Sunday, March 29, 2015

Long Lives With Type 1

In 2008 I saw a request by the Diabetes Forecast magazine for T1D's who had lived with their diabetes for 60 or more years. I applied, and a professional photographer was sent to my house. He took several pictures in August of that year. The magazine celebrated its 60'th anniversary in October, and an article appeared telling about the lives of eleven long term T1D's. My story is included in the article. There are two other articles mentioned at the bottom of the page. You can click on them for additional material. One of the additional articles discusses the Joslin Medalist Study, which was begun in 2005. I participated in the study in 2009. Almost 1000 medalists have been included in the study now. An attempt is being made to determine what factors exist that have enabled so many T1D's to live long lives (50+ years) without any serious diabetes related complications. Some very interesting things have been found. I will report on those in the days ahead.

Wednesday, March 11, 2015

Type 1, Just Being Human

Riva Greenberg has written a wonderful article. She has been type 1 for 42 years, and has published three books. They are very good books, and I enjoy reading them. Here is her article on "Just Being Human".
"We all have little 'blunders' in day-to-day life, right? Leaving the cup of coffee on the roof of the car and driving off, locking ourselves out of the house by accident, forgetting the lunch date we made with a friend eons ago…these things happens, whether or not you have diabetes.
I recently had a funny everyday blunder in which I went off to record an interview for an article and realized much later that there were no batteries in the tape-recorder. It hadn’t worked properly during the interview and I couldn’t figure out why.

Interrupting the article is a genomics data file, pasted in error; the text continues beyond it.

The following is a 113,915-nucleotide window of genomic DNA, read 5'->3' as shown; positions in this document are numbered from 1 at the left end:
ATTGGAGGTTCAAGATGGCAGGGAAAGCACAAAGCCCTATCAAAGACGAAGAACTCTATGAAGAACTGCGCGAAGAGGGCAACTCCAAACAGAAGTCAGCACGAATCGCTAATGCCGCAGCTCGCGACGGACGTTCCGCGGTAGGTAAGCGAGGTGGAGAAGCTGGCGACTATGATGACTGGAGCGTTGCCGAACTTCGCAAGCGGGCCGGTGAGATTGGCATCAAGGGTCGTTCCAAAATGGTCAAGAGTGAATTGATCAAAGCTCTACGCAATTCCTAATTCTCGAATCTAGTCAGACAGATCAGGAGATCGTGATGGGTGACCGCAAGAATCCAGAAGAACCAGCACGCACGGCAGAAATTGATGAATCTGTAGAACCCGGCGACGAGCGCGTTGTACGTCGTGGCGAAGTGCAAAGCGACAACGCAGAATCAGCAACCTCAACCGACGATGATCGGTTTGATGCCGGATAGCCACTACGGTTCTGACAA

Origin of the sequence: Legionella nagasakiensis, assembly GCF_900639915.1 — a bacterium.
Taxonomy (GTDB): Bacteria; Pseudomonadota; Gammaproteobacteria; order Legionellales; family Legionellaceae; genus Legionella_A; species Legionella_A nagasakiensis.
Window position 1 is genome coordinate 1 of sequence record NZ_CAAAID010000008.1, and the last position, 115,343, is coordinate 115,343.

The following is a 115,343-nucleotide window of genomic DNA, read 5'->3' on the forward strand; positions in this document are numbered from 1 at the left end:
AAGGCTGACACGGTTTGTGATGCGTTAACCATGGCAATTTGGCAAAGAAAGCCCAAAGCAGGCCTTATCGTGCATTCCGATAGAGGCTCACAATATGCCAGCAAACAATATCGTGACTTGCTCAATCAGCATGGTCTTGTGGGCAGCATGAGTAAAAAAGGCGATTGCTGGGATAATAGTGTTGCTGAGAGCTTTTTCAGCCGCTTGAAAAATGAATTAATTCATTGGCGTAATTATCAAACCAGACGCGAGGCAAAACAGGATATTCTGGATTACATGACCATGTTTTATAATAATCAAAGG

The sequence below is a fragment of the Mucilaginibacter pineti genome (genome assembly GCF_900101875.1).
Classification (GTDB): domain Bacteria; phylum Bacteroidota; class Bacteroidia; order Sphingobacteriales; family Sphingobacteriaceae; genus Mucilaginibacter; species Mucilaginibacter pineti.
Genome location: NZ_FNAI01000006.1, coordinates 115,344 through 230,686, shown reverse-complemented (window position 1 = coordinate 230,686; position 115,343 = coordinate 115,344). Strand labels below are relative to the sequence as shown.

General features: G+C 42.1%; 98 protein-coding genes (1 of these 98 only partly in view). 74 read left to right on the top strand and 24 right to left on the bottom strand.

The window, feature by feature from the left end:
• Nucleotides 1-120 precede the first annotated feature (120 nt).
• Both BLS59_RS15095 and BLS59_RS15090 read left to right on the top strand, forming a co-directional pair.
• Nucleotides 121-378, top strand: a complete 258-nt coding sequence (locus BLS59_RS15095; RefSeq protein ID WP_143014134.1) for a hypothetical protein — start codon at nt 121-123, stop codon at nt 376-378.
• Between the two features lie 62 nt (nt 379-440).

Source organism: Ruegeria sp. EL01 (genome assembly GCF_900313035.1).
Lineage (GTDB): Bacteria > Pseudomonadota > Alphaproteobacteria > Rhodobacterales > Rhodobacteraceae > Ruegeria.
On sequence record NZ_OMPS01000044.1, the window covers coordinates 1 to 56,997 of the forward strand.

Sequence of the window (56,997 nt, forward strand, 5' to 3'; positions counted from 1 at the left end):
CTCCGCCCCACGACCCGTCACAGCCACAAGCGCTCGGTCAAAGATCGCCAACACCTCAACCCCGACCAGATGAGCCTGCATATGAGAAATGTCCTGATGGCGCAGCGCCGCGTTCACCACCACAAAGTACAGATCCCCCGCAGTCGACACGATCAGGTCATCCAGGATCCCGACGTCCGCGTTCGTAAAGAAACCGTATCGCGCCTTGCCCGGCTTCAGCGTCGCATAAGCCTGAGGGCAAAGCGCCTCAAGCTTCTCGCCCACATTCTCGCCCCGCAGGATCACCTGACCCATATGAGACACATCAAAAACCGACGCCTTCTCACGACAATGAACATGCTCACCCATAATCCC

Later that night, I pulled out the recorder and showed my husband how when you press the power button nothing happens. Then I handed it to him. He began to look at it when he remarked, “It’s awfully light. Are you sure there are batteries in here?”
I disclose my error, foolishness, absentmindedness, laugh-inducing mishap for one reason: since life has become so increasingly fast, busy, frantic, chaotic, multi-task-demanding, haven’t we all noticed some lapses and spells of absent-mindedness?
Now ponder: how are we expected to perfectly fulfill the multiple and constant requirements of good diabetes management? Without any mistakes?
The daily list of diabetes to-dos is endless:
planning meals
counting carbs
taking your medicine, if on insulin calculating your dose before each meal and post meals for corrections
checking your blood sugar x times a day and deciding what to do about the numbers
deciding whether it’s safe to exercise, grab some glucose tabs or wait an hour
seeing your team of doctors
getting your lab work done
shopping for healthy food
preparing healthy meals
managing the tightrope between highs and lows
packing and carrying your supplies everywhere
always having fast acting carbohydrate on hand for a low
figuring out how to manage the time difference when you travel. I still haven’t cracked this one
explaining when people tell you you can’t eat something
explaining when people ask you to eat something they made just for you
hitting a rough spot, tough time, mysterious readings, burn-out and depression
knowing no one “gets it” who doesn’t have it
knowing it never lets up
knowing you have a responsibility each day to do your best, yet being human simple can’t always do it
wondering how that will impact your here and now and long term future
…and on, and on, and on, day after day after day after day after week after month after year after year after year after decade after decade after decade.
Now tell me what we do every day isn’t miraculous. And I’ll tell you when you falter, it’s human nature, like forgetting to put the batteries in your recorder.
When you notice you’re out of juice, just put your batteries back in, and turn the power button back on and let it be."
I identify with every part of Riva's list. How about you?

Saturday, March 7, 2015

Diabetes Effects on Body Animation 3D

Diabetes and Dementia Linked